With more air, there will be more oxygen available for burning, and with more fuel, the engine will produce more power.
Turbocharging is the most efficient approach to boost an engine's efficiency.
There are several significant problems to consider when installing a turbo to an engine that was not built for one.
When installing an aftermarket turbocharger, there are a number of issues to consider.
Pre-ignition, often known as knock, occurs when the gasoline ignites under pressure before the spark.
If a piston has not reached top dead centre, it will travel in the opposite direction, which will have severe effects for the engine.
You'll need to decrease the engine's compression ratio and/or limit the turbo to a lower boost level to avoid detonation (premature ignition).
(Low-compression engines with turbochargers also avoid some of the turbo lag issues that plague typical turbo applications.)
Small turbos with low boost levels are the ideal turbos to add to a non turbo NASP (naturally aspirated) engine.
Remote turbo kits are becoming more popular as a result of the low boost they offer and the fact that they don't take up any engine compartment space.
Installing a water injection kit to attenuate the air charge and avoid explosion is another alternative.
You can use a re-bore and lower compression pistons to reduce the compression ratio, or you can use a stroker kit to change the compression ratio by modifying the compression stroke length.
You may purchase a bigger head and thicker head gasket for minimal changes, increasing the combustion chamber capacity and lowering the compression ratio.
If you're installing a turbo, you should aim for a compression ratio of roughly 7:1; anything higher than 9:1 will cause difficulties.
Compression ratios in modern direct injection engines are substantially greater.
In all situations, use the highest octane gasoline available, as the greater the octane, the less likely the gasoline is to cause engine knock.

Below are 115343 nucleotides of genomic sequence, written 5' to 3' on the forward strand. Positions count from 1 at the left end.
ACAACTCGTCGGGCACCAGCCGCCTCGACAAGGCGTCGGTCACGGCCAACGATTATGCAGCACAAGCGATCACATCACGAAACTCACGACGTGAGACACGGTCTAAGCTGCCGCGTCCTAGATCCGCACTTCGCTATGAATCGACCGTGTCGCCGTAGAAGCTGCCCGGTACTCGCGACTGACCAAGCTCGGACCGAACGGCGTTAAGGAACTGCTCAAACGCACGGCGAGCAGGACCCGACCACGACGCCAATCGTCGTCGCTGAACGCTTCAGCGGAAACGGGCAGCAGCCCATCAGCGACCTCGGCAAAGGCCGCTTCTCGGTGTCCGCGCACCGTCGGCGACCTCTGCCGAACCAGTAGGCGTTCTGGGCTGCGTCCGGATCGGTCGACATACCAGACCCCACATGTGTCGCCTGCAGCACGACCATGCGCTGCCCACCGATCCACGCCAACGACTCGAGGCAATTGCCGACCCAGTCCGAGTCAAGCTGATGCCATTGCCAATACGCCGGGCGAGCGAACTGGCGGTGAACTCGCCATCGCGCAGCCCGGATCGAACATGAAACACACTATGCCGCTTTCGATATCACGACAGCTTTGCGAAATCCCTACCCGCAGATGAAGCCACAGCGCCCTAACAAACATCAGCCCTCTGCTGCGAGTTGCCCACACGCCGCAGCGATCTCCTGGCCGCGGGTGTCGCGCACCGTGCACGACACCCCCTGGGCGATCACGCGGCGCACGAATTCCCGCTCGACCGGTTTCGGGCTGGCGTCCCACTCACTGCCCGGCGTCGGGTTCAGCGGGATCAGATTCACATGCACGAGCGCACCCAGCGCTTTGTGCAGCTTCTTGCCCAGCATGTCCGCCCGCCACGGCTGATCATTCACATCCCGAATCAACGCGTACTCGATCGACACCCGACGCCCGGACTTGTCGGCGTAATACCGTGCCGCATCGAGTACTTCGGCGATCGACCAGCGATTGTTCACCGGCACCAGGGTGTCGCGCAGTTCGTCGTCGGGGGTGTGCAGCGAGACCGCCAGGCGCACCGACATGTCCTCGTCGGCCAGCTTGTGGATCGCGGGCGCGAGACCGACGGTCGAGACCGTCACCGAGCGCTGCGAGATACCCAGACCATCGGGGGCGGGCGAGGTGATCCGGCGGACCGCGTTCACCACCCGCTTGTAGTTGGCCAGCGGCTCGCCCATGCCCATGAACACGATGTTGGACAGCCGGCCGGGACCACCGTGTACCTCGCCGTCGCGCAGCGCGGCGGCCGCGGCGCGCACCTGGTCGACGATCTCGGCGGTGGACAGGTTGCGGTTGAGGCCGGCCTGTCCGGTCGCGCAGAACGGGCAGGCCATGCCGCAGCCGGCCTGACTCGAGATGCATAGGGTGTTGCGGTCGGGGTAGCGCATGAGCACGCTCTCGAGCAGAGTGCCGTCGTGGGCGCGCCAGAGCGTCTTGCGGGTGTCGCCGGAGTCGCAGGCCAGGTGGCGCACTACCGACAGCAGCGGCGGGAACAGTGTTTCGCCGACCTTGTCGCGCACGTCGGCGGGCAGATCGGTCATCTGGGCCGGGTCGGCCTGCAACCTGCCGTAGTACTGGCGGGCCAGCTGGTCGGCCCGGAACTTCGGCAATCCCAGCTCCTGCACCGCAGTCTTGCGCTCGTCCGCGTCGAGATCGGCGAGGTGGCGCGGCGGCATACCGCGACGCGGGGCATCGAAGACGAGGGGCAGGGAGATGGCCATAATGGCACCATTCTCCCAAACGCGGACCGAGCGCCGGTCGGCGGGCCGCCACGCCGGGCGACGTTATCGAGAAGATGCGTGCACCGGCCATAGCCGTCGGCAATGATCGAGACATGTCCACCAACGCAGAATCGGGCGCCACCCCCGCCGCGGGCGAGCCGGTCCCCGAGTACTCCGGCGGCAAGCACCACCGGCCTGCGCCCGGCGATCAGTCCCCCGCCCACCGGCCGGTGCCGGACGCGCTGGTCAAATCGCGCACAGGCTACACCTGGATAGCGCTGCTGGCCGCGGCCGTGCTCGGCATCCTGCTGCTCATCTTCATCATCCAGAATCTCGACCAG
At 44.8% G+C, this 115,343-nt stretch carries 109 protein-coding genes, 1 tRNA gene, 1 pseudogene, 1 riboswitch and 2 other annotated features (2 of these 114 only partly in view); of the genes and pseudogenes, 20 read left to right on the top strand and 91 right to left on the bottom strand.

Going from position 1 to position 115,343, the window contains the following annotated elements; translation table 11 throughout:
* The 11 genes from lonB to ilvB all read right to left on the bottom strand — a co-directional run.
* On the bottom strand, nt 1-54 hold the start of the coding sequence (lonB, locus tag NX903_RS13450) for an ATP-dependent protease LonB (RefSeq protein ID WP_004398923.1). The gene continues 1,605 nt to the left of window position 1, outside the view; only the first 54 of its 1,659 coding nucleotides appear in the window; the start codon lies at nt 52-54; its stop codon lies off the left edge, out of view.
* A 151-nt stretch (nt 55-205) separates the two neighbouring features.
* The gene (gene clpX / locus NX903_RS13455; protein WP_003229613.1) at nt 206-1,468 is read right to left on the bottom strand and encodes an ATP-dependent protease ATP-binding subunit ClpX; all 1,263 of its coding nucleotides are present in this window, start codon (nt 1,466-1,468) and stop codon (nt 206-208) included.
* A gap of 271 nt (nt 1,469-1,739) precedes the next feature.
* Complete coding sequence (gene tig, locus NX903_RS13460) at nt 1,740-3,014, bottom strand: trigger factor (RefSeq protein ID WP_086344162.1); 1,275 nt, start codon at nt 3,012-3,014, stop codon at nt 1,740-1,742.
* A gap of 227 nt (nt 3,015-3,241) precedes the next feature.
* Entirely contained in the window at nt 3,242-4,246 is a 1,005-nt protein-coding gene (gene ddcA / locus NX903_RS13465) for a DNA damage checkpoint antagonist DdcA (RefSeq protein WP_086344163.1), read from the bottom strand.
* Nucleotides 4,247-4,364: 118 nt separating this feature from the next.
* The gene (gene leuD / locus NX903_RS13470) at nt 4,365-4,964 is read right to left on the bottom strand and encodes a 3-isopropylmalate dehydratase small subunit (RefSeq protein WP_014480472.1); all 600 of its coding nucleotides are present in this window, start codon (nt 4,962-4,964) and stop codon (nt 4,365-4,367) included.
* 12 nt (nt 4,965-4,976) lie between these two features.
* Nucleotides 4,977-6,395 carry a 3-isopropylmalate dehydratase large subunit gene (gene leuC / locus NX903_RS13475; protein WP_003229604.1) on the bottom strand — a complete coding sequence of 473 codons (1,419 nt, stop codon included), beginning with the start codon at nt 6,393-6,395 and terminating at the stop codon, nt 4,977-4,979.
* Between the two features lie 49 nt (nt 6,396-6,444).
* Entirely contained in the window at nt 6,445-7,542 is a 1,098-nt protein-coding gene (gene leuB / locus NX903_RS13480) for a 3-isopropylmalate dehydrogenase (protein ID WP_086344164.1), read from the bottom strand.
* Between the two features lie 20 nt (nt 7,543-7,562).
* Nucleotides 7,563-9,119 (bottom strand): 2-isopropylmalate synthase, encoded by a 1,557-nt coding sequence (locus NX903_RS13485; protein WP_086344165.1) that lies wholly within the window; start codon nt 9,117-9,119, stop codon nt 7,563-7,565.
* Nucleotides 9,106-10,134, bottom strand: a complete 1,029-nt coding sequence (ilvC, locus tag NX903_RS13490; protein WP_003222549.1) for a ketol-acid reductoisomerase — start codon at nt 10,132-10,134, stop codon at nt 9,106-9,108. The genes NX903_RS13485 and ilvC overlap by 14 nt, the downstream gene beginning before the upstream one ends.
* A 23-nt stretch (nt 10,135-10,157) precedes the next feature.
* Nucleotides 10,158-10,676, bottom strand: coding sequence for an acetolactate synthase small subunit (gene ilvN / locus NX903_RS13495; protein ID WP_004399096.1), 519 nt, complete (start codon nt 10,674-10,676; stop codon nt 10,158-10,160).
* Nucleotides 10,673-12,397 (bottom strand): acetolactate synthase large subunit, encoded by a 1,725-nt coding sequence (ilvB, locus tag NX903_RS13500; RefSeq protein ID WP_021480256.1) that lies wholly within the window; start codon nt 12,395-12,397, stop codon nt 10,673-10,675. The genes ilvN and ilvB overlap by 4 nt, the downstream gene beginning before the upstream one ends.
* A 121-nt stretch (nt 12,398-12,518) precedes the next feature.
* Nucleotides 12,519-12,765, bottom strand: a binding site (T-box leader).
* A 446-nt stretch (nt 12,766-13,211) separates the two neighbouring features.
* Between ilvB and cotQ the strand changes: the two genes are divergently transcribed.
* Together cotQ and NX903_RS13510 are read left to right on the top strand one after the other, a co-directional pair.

We've seen folks run 25psi of boost on a 10:1 compression ratio with the correct fueling, but we should point out that the aftermarket ECU and fueling mods on this application were of extremely high quality.
You should be possible to run a turbo on a regular engine with roughly a 9:1 compression ratio if you limit the boost pressure to 5-7psi (as opposed to 25-35psi) and use higher octane fuels (e.g. Shell Optimax).
Direct injection, which was first used in diesel engines, is now being used in petrol engines. Because the fuel is injected later into the intake charge, the temperature of the charge is reduced, which helps to prevent premature ignition.
Because of this, FSi and Di turbo engines may achieve extremely high compression ratios.
Modifications to improve dependability and power
Because there will be a significantly higher amount of air going through the engine when installing a turbo, you should also get the head flowed, increase the port size, fit bigger valves, and go with a larger exhaust header and system for optimal performance improvements.
Installing an adjustable boost controller will allow you to test boost pressure and timing advance on a rolling road while connected to diagnostic equipment.
Fueling should be given special care.
More air necessitates more fuel, or you risk burning too lean.
You should also avoid overfueling when the turbo's boost lowers, since this might damage the engine.
Because the car's present fuel delivery system is unlikely to give enough fuel in most aftermarket turbo installations, you'll need to upgrade the fuel pressure with a new pump and fuel pressure regulator, as well as the injectors.
The car computer will also have to account for the turbo's unique fueling requirements, particularly in terms of throttle position and wastegate management, as well as quickly shifting fuel requirements between on and off boost settings.
The air intake will also need to be upgraded, since only a few OEM air intakes can handle the increased air demands of a 40 percent power increase.
A solid aftermarket ECU will allow you to develop a custom map for your new turbocharged engine, which we strongly suggest.
Most turbo kits simply include the pieces needed to physically instal the turbo, such as an exhaust header and the appropriate intake tubing to the air filter.
Turbos are costly, but they provide the most power for the money.
Fitting should take approximately 40 hours; you'll need to know what you're doing and be able to develop an unique ECU map.
In general, however, it will be easier to locate a turbocharged engine and perform an engine transplant to this than it will be to instal a turbo to a NASP engine.
Video: How To: Install a Turbo Kit
Most manufacturers now offer turbocharged engines, which might serve as a good donor for your project.